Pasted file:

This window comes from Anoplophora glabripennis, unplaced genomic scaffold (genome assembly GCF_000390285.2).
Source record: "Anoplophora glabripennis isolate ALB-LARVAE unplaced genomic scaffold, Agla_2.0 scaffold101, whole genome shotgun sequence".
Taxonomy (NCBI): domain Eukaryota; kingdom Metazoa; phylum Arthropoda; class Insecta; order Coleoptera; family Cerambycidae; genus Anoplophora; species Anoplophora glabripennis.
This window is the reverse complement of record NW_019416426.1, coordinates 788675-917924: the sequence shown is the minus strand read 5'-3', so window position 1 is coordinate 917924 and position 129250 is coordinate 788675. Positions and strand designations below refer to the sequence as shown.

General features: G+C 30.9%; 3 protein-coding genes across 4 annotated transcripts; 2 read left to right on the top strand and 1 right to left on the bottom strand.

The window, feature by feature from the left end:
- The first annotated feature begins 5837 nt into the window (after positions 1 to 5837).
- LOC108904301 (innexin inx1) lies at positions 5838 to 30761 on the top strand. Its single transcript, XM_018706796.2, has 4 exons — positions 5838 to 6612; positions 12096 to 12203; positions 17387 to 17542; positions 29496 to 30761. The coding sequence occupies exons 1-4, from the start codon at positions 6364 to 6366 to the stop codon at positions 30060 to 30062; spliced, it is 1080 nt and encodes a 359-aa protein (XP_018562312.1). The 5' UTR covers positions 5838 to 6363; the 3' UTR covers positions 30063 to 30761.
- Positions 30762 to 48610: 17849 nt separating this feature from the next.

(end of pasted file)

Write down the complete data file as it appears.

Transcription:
This window comes from Anoplophora glabripennis, unplaced genomic scaffold (genome assembly GCF_000390285.2).
Source record: "Anoplophora glabripennis isolate ALB-LARVAE unplaced genomic scaffold, Agla_2.0 scaffold101, whole genome shotgun sequence".
Taxonomy (NCBI): domain Eukaryota; kingdom Metazoa; phylum Arthropoda; class Insecta; order Coleoptera; family Cerambycidae; genus Anoplophora; species Anoplophora glabripennis.
This window is the reverse complement of record NW_019416426.1, coordinates 788675-917924: the sequence shown is the minus strand read 5'-3', so window position 1 is coordinate 917924 and position 129250 is coordinate 788675. Positions and strand designations below refer to the sequence as shown.

General features: G+C 30.9%; 3 protein-coding genes across 4 annotated transcripts; 2 read left to right on the top strand and 1 right to left on the bottom strand.

The window, feature by feature from the left end:
- The first annotated feature begins 5837 nt into the window (after positions 1 to 5837).
- LOC108904301 (innexin inx1) lies at positions 5838 to 30761 on the top strand. Its single transcript, XM_018706796.2, has 4 exons — positions 5838 to 6612; positions 12096 to 12203; positions 17387 to 17542; positions 29496 to 30761. The coding sequence occupies exons 1-4, from the start codon at positions 6364 to 6366 to the stop codon at positions 30060 to 30062; spliced, it is 1080 nt and encodes a 359-aa protein (XP_018562312.1). The 5' UTR covers positions 5838 to 6363; the 3' UTR covers positions 30063 to 30761.
- Positions 30762 to 48610: 17849 nt separating this feature from the next.